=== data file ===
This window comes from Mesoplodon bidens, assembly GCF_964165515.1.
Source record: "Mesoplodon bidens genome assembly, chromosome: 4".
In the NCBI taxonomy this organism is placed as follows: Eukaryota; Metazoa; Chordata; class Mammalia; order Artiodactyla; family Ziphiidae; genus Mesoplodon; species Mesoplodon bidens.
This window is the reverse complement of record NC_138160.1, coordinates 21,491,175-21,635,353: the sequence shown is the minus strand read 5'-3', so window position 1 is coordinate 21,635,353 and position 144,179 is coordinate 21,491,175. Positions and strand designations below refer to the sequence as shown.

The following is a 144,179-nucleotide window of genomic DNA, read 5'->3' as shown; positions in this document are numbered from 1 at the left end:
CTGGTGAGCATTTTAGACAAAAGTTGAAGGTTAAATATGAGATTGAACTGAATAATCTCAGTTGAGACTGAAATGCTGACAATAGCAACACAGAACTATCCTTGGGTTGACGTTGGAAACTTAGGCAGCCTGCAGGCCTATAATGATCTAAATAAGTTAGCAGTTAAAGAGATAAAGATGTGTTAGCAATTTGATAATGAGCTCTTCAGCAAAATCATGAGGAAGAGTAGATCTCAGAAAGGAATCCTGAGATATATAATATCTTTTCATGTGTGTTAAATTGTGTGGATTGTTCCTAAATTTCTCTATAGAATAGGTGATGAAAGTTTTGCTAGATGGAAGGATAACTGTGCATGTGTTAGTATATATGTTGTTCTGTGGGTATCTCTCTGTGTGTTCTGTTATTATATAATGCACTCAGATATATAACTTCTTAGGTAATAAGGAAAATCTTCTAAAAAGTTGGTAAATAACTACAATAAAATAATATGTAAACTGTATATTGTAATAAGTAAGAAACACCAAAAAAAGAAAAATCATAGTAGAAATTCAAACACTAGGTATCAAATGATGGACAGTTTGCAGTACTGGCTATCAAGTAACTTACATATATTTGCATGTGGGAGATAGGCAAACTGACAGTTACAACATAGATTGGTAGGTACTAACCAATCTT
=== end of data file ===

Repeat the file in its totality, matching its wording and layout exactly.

This window comes from Mesoplodon bidens, assembly GCF_964165515.1.
Source record: "Mesoplodon bidens genome assembly, chromosome: 4".
In the NCBI taxonomy this organism is placed as follows: Eukaryota; Metazoa; Chordata; class Mammalia; order Artiodactyla; family Ziphiidae; genus Mesoplodon; species Mesoplodon bidens.
This window is the reverse complement of record NC_138160.1, coordinates 21,491,175-21,635,353: the sequence shown is the minus strand read 5'-3', so window position 1 is coordinate 21,635,353 and position 144,179 is coordinate 21,491,175. Positions and strand designations below refer to the sequence as shown.

The following is a 144,179-nucleotide window of genomic DNA, read 5'->3' as shown; positions in this document are numbered from 1 at the left end:
CTGGTGAGCATTTTAGACAAAAGTTGAAGGTTAAATATGAGATTGAACTGAATAATCTCAGTTGAGACTGAAATGCTGACAATAGCAACACAGAACTATCCTTGGGTTGACGTTGGAAACTTAGGCAGCCTGCAGGCCTATAATGATCTAAATAAGTTAGCAGTTAAAGAGATAAAGATGTGTTAGCAATTTGATAATGAGCTCTTCAGCAAAATCATGAGGAAGAGTAGATCTCAGAAAGGAATCCTGAGATATATAATATCTTTTCATGTGTGTTAAATTGTGTGGATTGTTCCTAAATTTCTCTATAGAATAGGTGATGAAAGTTTTGCTAGATGGAAGGATAACTGTGCATGTGTTAGTATATATGTTGTTCTGTGGGTATCTCTCTGTGTGTTCTGTTATTATATAATGCACTCAGATATATAACTTCTTAGGTAATAAGGAAAATCTTCTAAAAAGTTGGTAAATAACTACAATAAAATAATATGTAAACTGTATATTGTAATAAGTAAGAAACACCAAAAAAAGAAAAATCATAGTAGAAATTCAAACACTAGGTATCAAATGATGGACAGTTTGCAGTACTGGCTATCAAGTAACTTACATATATTTGCATGTGGGAGATAGGCAAACTGACAGTTACAACATAGATTGGTAGGTACTAACCAATCTT